Veja no artigo publicado no JEM que células NK tem papel protetor contra agressão cerebral
Cancer therapeutics: Nano tumour killer
Nano Lett. doi: 10.1021/nl100996u (2010)
Potential weapons against cancer are not limited to small-molecule drugs, with nanomaterials such as carbon nanotubes among other candidates. The latest hot material, graphene — single-atom-thick sheets of carbon — seems to home in on tumours and, with the help of a laser, can heat up and kill them from within.
Zhuang Liu at Soochow University in Suzhou, China, and his colleagues coated nanometre-scale graphene sheets with polyethylene glycol to increase their solubility and stability in the body. They then injected the material into tumour-bearing mice (pictured left) and found high levels of graphene accumulation in their tumours after 24 hours (right).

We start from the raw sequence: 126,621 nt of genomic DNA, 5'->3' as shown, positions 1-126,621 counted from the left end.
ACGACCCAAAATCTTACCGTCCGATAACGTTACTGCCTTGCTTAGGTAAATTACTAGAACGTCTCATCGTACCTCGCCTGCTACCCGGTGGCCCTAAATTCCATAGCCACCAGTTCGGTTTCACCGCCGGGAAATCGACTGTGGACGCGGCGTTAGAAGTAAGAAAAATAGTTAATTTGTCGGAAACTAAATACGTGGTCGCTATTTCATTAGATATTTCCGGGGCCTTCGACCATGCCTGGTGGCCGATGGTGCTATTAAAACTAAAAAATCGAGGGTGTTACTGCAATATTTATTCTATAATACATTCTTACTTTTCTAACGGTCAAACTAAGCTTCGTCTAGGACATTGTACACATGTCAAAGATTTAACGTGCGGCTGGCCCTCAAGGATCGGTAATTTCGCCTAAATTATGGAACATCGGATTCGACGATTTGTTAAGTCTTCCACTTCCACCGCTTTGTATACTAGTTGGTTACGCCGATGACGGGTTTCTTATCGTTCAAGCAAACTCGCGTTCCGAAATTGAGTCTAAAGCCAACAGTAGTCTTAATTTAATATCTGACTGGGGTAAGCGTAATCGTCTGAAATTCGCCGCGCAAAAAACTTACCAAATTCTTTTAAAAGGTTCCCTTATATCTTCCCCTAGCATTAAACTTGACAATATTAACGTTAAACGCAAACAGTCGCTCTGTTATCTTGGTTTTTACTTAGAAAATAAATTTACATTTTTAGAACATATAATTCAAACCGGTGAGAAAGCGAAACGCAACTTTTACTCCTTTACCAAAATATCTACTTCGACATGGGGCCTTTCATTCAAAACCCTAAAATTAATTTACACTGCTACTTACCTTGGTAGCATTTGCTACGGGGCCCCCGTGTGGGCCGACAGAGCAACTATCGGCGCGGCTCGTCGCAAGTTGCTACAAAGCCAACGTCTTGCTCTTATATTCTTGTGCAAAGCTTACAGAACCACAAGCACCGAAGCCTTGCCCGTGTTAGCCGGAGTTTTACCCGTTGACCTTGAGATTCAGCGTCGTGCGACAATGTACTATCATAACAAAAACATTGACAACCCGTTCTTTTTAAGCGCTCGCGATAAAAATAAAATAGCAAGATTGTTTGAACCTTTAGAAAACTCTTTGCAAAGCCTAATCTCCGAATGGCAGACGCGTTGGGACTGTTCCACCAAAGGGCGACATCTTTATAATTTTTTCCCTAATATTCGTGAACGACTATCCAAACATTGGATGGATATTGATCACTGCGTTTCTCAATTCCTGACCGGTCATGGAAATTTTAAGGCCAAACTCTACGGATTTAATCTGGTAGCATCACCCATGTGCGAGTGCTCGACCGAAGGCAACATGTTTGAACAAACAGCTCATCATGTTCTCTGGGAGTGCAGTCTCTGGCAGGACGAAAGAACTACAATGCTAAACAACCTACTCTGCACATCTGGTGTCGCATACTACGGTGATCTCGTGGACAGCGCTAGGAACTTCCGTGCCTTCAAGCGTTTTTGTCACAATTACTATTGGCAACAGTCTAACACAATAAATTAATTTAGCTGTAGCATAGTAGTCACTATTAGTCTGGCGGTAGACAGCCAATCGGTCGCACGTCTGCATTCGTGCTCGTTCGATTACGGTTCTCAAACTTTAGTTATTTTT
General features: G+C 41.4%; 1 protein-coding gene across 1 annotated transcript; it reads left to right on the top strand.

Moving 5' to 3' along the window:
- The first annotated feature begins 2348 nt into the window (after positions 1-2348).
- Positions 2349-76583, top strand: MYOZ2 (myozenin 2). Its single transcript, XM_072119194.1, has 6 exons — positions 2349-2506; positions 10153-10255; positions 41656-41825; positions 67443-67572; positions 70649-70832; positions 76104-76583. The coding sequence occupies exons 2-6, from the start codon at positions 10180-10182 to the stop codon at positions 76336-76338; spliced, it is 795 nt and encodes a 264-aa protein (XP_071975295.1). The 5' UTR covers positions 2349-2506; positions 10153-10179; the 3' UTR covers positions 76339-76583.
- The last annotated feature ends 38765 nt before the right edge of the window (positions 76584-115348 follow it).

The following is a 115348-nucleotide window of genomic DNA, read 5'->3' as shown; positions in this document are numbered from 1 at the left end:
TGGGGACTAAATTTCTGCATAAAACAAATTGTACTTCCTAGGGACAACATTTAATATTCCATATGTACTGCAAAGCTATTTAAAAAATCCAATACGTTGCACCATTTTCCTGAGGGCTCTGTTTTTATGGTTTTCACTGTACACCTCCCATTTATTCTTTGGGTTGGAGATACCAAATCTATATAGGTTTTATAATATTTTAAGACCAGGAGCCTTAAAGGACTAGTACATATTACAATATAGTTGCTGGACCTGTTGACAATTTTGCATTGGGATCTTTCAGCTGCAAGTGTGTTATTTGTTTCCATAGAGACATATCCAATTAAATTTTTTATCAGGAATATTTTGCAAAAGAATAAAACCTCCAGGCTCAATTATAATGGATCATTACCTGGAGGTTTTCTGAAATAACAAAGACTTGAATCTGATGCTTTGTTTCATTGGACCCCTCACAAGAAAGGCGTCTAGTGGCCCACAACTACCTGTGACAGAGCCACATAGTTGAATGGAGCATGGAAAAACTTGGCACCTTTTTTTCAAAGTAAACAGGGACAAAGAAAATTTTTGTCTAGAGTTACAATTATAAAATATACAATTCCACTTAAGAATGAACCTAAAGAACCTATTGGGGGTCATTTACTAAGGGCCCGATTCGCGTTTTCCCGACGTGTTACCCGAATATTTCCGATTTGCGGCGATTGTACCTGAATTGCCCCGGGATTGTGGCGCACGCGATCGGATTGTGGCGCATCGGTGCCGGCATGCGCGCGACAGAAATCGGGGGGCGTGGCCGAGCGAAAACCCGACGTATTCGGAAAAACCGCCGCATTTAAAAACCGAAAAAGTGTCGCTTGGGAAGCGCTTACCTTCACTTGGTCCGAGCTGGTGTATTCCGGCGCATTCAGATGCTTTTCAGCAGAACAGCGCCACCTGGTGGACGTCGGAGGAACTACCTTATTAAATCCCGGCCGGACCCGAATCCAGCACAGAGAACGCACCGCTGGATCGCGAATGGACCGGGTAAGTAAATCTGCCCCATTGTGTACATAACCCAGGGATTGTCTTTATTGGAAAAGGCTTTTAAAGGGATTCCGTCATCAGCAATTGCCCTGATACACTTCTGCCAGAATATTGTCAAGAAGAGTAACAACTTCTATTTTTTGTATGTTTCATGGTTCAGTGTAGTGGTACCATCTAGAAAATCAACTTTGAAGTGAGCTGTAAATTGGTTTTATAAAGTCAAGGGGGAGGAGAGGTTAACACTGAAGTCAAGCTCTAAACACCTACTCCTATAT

The team administered the graphene to another set of 10 mice with breast tumours and shone lasers at the growths. The tumours disappeared the following day and did not regrow during the 40-day experiment. Tumours in control mice that did not receive either the graphene or the laser treatment grew rapidly, killing the mice in about 16 days.
Although a small toxicity study did not reveal any obvious side effects, the authors say that more safety studies are needed.